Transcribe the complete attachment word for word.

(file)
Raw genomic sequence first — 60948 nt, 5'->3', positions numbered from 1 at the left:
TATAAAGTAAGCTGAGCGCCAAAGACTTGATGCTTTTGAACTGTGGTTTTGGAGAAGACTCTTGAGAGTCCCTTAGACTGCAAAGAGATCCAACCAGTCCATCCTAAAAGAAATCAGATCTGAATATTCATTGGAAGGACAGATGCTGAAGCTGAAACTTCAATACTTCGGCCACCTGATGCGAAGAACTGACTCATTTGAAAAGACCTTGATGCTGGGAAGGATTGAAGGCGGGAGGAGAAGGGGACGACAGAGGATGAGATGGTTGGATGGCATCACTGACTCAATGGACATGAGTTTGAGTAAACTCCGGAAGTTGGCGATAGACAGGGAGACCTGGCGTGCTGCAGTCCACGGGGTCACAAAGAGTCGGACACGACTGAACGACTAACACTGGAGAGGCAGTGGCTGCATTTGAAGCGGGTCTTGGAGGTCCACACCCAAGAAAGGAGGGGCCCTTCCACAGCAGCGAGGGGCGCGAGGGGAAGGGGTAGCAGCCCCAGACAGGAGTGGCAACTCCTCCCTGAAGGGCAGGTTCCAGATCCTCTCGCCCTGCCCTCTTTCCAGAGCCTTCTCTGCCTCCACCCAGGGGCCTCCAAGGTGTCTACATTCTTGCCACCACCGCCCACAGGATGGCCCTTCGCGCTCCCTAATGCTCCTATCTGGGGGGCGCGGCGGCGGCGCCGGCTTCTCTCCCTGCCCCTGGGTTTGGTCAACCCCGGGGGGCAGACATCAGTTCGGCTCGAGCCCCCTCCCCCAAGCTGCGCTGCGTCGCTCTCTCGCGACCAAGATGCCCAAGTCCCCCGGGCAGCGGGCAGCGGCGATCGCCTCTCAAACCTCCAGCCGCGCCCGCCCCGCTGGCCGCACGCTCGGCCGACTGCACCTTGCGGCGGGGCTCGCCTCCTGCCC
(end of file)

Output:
Raw genomic sequence first — 60948 nt, 5'->3', positions numbered from 1 at the left:
TATAAAGTAAGCTGAGCGCCAAAGACTTGATGCTTTTGAACTGTGGTTTTGGAGAAGACTCTTGAGAGTCCCTTAGACTGCAAAGAGATCCAACCAGTCCATCCTAAAAGAAATCAGATCTGAATATTCATTGGAAGGACAGATGCTGAAGCTGAAACTTCAATACTTCGGCCACCTGATGCGAAGAACTGACTCATTTGAAAAGACCTTGATGCTGGGAAGGATTGAAGGCGGGAGGAGAAGGGGACGACAGAGGATGAGATGGTTGGATGGCATCACTGACTCAATGGACATGAGTTTGAGTAAACTCCGGAAGTTGGCGATAGACAGGGAGACCTGGCGTGCTGCAGTCCACGGGGTCACAAAGAGTCGGACACGACTGAACGACTAACACTGGAGAGGCAGTGGCTGCATTTGAAGCGGGTCTTGGAGGTCCACACCCAAGAAAGGAGGGGCCCTTCCACAGCAGCGAGGGGCGCGAGGGGAAGGGGTAGCAGCCCCAGACAGGAGTGGCAACTCCTCCCTGAAGGGCAGGTTCCAGATCCTCTCGCCCTGCCCTCTTTCCAGAGCCTTCTCTGCCTCCACCCAGGGGCCTCCAAGGTGTCTACATTCTTGCCACCACCGCCCACAGGATGGCCCTTCGCGCTCCCTAATGCTCCTATCTGGGGGGCGCGGCGGCGGCGCCGGCTTCTCTCCCTGCCCCTGGGTTTGGTCAACCCCGGGGGGCAGACATCAGTTCGGCTCGAGCCCCCTCCCCCAAGCTGCGCTGCGTCGCTCTCTCGCGACCAAGATGCCCAAGTCCCCCGGGCAGCGGGCAGCGGCGATCGCCTCTCAAACCTCCAGCCGCGCCCGCCCCGCTGGCCGCACGCTCGGCCGACTGCACCTTGCGGCGGGGCTCGCCTCCTGCCC